This article deals with the magnetic field strength formula. Magnetic Field Strength refers to one of two ways that the expression of a magnetic field can take place. It is certainly different from the magnetic flux density. Furthermore, the formation of a magnetic field takes place when a wire carries an electric current. The direction of the magnetic field is dependent on the direction of the current. The visualization of the magnetic field can take place as field lines. Also, the magnetic field strength definitely corresponds to the density of the field lines.

**What is Magnetic Field Strength**

Magnetic field strength refers to the ratio of the MMF which is required to create a certain Flux Density within a certain material per unit length of that material. Some experts also call is as the magnetic field intensity.

Furthermore, the magnetic flux refers to the total number of magnetic field lines that penetrate an area. Furthermore, the magnetic flux density tends to diminish with increasing distance from a straight current-carrying wire or a straight line which connects a pair of magnetic poles around which the magnetic field is stable.

Magnetic field strength refers to a physical quantity that is used as one of the basic measures of the intensity of the magnetic field. The unit of magnetic field strength happens to be ampere per meter or A/m.

Furthermore, the symbol of the magnetic field strength happens to be ‘H’. Magnetic field strength is a quantitative measure of strength or the weakness of the magnetic field. Also, it is the force which a unit north pole of one-weber strength experiences at a particular point in the magnetic field.

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**Magnetic Field Strength Formula and Derivation**

First of all, the formula for magnetic field magnitude is:

B = \(\frac{\mu _{0}I}{2\pi r}\)

B = magnetic field magnitude(Tesla,T)

\(\mu _{0}\) = permeability of free space \(4\mu \times 10^{-7}T.\frac{m}{A})\)

I = magnitude of the electric current( Ameperes,A)

r = distance(m)

Furthermore, an important relation is below

H = \(\frac{B}{\mu m}\)

H = \(\frac{B}{\mu _{0}}\) – M

The relationship for B can be written in this particular form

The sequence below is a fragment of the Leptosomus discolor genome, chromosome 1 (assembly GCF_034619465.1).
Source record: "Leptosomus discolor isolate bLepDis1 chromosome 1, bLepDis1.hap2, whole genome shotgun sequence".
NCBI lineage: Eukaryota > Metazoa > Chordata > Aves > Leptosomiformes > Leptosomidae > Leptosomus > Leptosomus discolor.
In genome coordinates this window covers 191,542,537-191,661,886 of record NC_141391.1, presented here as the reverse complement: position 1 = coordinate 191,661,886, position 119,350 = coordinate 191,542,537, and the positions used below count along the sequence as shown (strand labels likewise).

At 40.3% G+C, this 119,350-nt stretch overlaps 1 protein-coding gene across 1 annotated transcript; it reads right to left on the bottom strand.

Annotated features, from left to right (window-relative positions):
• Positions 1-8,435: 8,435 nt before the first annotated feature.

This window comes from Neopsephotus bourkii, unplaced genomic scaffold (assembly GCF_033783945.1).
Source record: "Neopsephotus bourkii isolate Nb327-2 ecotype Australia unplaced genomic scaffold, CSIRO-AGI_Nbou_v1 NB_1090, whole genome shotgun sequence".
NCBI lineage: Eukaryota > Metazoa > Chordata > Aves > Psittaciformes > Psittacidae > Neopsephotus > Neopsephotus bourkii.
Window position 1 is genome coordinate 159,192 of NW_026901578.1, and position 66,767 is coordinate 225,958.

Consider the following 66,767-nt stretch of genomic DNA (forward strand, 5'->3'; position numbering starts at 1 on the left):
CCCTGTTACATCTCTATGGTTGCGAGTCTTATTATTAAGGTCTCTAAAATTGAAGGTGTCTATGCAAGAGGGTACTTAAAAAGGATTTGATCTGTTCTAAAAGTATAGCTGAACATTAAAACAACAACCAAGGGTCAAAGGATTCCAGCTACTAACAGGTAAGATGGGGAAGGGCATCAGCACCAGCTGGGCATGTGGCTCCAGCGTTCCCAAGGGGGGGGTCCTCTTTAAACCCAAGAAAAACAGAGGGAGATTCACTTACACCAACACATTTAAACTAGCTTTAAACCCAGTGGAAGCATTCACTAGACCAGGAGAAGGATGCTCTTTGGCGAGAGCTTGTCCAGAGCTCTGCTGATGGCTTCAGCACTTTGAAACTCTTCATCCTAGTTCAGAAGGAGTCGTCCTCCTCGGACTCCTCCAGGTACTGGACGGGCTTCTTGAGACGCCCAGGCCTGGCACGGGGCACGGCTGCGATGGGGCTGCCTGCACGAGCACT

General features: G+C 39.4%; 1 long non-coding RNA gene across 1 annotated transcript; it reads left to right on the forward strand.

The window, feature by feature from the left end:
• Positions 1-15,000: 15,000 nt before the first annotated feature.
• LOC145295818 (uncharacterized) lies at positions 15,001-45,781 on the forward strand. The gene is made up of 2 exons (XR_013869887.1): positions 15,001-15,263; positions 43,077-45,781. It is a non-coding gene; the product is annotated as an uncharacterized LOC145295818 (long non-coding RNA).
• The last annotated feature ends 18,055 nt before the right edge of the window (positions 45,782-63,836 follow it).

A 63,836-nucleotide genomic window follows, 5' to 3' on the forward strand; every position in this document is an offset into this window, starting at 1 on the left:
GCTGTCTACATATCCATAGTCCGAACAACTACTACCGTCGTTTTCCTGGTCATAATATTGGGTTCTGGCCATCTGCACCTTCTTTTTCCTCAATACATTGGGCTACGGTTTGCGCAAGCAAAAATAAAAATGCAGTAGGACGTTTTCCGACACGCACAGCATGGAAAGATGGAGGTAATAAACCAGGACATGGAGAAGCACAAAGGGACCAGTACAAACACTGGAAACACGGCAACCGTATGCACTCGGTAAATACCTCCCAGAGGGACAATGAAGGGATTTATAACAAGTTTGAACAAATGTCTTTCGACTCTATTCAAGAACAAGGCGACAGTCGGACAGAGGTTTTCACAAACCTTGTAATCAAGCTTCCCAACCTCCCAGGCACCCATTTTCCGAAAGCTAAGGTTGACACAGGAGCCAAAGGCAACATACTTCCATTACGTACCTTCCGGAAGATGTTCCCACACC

B = \(\mu _{0}\left ( H + M \right )\)

H and M would have the same units, amperes/meter. In order to further distinguish B from H, experts sometimes call the magnetic flux density or the magnetic induction. Furthermore, the quantity M in these relationships is the magnetization of the material.

Another form which is in common usage for the relationship between B and H is

B = \(\mu _{m}H\)

Here,

\(\mu\) = \(\mu _{m}\) = \(K_{m}\mu _{0}\)

Here, \(\mu _{0}\) is the magnetic permeability of space. \(K_{m}\) refers to the relative permeability of the material. Moreover, in case the material does not respond to the external magnetic field by the production of any magnetization, so \(K_{m}\) = 1. Another magnetic quantity which is in magnetic quantity is the magnetic susceptibility explains how much the relative permeability differs from one.

Magnetic susceptibility \(\chi _{m}\) = \(K_{m}\) – 1

The unit for the magnetic field strength which is H can be derived from its relationship to the magnetic field B. B = \(\mu H\). Moreover, the unit of magnetic permeability \(\mu\) happens to be \(\frac{N}{A^{2}}\). Therefore, the unit for the magnetic field strength is:

\(T\left ( \frac{N}{A^{2}} \right )\) = \(\frac{\frac{N}{Am}}{\frac{N}{A^{2}}}\) = A/m

Also, a unit for the magnetic field strength which is old is the oersted: 1A/m = 0.01257 oersted.

**Solved Example on Magnetic Field Strength**

Q1 Calculate the magnetic field strength inside a solenoid which is 2 m long and has 2000 loops. Furthermore, it carries a 1600 A current?

A1 In order to find the magnetic field strength inside the solenoid, one must use B = \(\mu _{0}Ni\). Furthermore, one must note the number of loops per unit length:

n = \(\frac{N}{\iota }\) = \(\frac{2000}{2}\) = 1000m-1 = 10 cm-1.

Now, one must substitute known values

B = \(\mu _{0}Ni\) = \(\left ( 4\pi 10^{-7}T.\frac{m}{A}\right )\left ( 1000m^{-1} \right )\left ( 1600A \right )\)

= 2.01 T.